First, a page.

The Rebirth of Podcasting: Insights, Ideas and Inspiration with Thom Luter

14 Jun 2021

Thom Luter - Christina Talks Podcast

Today Christina talks with Thom Luter, who runs the Progressive Podcast Agency. Thom has been working with hosts and producing podcasts for more than 5 years now and there’s nothing he doesn’t know about podcasting!

They discuss all things podcasting and Thom gives his insight into the industry, including current trends, the many benefits of podcasting and tech too! An incredibly informative episode, perfect for those thinking about starting a podcast as well as those seasoned content creators out there!


We’re still only in the opening phase of podcasting and audio as a content medium. If you haven’t already, now is the time to get started in the podcasting space.

Podcasting has been around a long time but it hasn’t had the backing in the same way other social media and content platforms have. Such as sharing with friends and a particular company pushing its use, it’s has been very decentralised up until now. But the tide is changing, Spotify and Apple are now both trying to ‘own’ and monetise podcasts now.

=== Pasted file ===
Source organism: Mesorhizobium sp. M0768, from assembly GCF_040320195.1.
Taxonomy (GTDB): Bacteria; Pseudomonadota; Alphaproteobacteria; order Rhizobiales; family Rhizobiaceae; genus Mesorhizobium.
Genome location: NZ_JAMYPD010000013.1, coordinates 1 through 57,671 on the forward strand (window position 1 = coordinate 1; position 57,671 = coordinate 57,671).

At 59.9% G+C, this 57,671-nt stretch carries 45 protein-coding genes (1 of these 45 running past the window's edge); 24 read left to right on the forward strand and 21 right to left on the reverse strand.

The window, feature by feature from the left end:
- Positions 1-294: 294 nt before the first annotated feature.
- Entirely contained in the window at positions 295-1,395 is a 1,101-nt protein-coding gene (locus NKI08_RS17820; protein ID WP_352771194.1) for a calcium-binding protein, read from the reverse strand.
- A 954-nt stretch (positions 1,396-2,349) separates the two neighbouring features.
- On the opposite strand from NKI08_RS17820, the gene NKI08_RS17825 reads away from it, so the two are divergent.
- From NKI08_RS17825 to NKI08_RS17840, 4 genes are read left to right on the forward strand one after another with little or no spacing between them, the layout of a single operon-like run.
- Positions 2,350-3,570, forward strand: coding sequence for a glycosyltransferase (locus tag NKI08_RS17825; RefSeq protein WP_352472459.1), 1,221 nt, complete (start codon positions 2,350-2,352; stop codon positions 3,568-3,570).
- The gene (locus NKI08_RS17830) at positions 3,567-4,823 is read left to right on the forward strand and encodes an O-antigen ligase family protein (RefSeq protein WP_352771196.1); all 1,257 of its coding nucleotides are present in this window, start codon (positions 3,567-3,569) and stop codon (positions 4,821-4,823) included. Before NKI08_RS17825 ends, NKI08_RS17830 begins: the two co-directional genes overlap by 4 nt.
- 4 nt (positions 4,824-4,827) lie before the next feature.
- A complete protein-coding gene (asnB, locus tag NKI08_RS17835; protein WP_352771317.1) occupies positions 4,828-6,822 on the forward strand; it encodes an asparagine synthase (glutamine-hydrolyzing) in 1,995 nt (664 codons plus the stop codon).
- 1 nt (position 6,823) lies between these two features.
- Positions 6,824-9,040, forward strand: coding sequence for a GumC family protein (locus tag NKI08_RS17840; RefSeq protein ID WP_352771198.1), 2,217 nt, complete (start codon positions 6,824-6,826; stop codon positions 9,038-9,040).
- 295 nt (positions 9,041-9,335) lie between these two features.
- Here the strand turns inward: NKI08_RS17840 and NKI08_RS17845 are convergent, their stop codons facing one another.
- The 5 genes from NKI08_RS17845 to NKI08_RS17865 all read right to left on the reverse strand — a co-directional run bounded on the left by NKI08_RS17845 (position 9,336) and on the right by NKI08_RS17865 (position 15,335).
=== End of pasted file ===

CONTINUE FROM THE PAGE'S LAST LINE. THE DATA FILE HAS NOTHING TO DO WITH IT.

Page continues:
Podcasting is far more unique than it is often given credit for and it has its own set of challenges. You have a much steeper learning curve but if you manage to overcome these challenges the rewards are greater.

When people first start their podcast, they often procrastinate a lot. Thom feels this is probably because it feels more finished and permanent than other mediums as it takes a bit more effort to produce it and get it out there. But it’s a false perception, it’s actually far easier to amend and remove content in podcasting than on somewhere like Facebook. Generally, the first 30 episodes are the hardest, it then become easier.

Consistency is key to podcasting, this is how you get your listenership. Producing a weekly podcast is the best way to become successful, you are trying to ‘steal a bit of someone’s week’ so they know when the episode will be, how long it will be and that it fits into their schedule.

In podcasting, future decisions help your previous and old content, this is pretty unique to the platform. You get a lot of long term leverage and it has a lot of efficiency.

You want your content to be what people are looking for (e.g titles, descriptions) but the host needs to be charismatic, interesting and passionate so that they come back. Most people will come for the content but stay for the host.

It’s easy to get caught up on numbers and downloads but forgetting the quality of the relationship and strength of the listenership in podcasting. If you had 50 people stood outside your house to listen to you speak for an hour every week you would find that incredible, so why do many hosts feel like that is a low number?

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